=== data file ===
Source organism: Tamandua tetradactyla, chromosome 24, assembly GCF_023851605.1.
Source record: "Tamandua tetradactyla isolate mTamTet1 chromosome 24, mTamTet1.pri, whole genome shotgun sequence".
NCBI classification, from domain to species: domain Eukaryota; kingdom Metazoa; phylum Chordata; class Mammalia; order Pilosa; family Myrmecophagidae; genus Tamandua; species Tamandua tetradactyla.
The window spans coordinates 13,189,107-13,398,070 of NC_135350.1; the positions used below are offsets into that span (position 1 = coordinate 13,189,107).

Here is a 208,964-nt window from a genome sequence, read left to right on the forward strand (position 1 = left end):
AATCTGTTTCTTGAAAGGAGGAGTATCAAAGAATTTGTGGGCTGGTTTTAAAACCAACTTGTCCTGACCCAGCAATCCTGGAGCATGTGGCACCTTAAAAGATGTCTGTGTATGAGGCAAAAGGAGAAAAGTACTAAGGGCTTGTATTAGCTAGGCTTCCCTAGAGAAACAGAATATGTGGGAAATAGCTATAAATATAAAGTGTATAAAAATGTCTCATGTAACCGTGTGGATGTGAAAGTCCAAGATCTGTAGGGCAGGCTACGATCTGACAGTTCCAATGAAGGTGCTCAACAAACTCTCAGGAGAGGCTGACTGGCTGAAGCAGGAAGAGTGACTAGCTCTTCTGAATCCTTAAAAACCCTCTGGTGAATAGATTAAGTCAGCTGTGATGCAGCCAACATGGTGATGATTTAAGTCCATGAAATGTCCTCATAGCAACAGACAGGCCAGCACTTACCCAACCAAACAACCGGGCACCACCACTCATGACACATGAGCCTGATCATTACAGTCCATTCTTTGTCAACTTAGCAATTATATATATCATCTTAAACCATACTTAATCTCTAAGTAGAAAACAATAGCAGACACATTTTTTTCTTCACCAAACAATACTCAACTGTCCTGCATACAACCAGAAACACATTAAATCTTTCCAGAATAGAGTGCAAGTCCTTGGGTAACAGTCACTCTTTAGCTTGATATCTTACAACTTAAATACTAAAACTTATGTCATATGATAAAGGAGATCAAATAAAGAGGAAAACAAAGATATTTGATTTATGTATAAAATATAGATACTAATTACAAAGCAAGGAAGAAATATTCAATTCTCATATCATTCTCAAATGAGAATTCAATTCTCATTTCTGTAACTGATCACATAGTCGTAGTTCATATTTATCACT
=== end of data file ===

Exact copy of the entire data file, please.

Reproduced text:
Source organism: Tamandua tetradactyla, chromosome 24, assembly GCF_023851605.1.
Source record: "Tamandua tetradactyla isolate mTamTet1 chromosome 24, mTamTet1.pri, whole genome shotgun sequence".
NCBI classification, from domain to species: domain Eukaryota; kingdom Metazoa; phylum Chordata; class Mammalia; order Pilosa; family Myrmecophagidae; genus Tamandua; species Tamandua tetradactyla.
The window spans coordinates 13,189,107-13,398,070 of NC_135350.1; the positions used below are offsets into that span (position 1 = coordinate 13,189,107).

Here is a 208,964-nt window from a genome sequence, read left to right on the forward strand (position 1 = left end):
AATCTGTTTCTTGAAAGGAGGAGTATCAAAGAATTTGTGGGCTGGTTTTAAAACCAACTTGTCCTGACCCAGCAATCCTGGAGCATGTGGCACCTTAAAAGATGTCTGTGTATGAGGCAAAAGGAGAAAAGTACTAAGGGCTTGTATTAGCTAGGCTTCCCTAGAGAAACAGAATATGTGGGAAATAGCTATAAATATAAAGTGTATAAAAATGTCTCATGTAACCGTGTGGATGTGAAAGTCCAAGATCTGTAGGGCAGGCTACGATCTGACAGTTCCAATGAAGGTGCTCAACAAACTCTCAGGAGAGGCTGACTGGCTGAAGCAGGAAGAGTGACTAGCTCTTCTGAATCCTTAAAAACCCTCTGGTGAATAGATTAAGTCAGCTGTGATGCAGCCAACATGGTGATGATTTAAGTCCATGAAATGTCCTCATAGCAACAGACAGGCCAGCACTTACCCAACCAAACAACCGGGCACCACCACTCATGACACATGAGCCTGATCATTACAGTCCATTCTTTGTCAACTTAGCAATTATATATATCATCTTAAACCATACTTAATCTCTAAGTAGAAAACAATAGCAGACACATTTTTTTCTTCACCAAACAATACTCAACTGTCCTGCATACAACCAGAAACACATTAAATCTTTCCAGAATAGAGTGCAAGTCCTTGGGTAACAGTCACTCTTTAGCTTGATATCTTACAACTTAAATACTAAAACTTATGTCATATGATAAAGGAGATCAAATAAAGAGGAAAACAAAGATATTTGATTTATGTATAAAATATAGATACTAATTACAAAGCAAGGAAGAAATATTCAATTCTCATATCATTCTCAAATGAGAATTCAATTCTCATTTCTGTAACTGATCACATAGTCGTAGTTCATATTTATCACT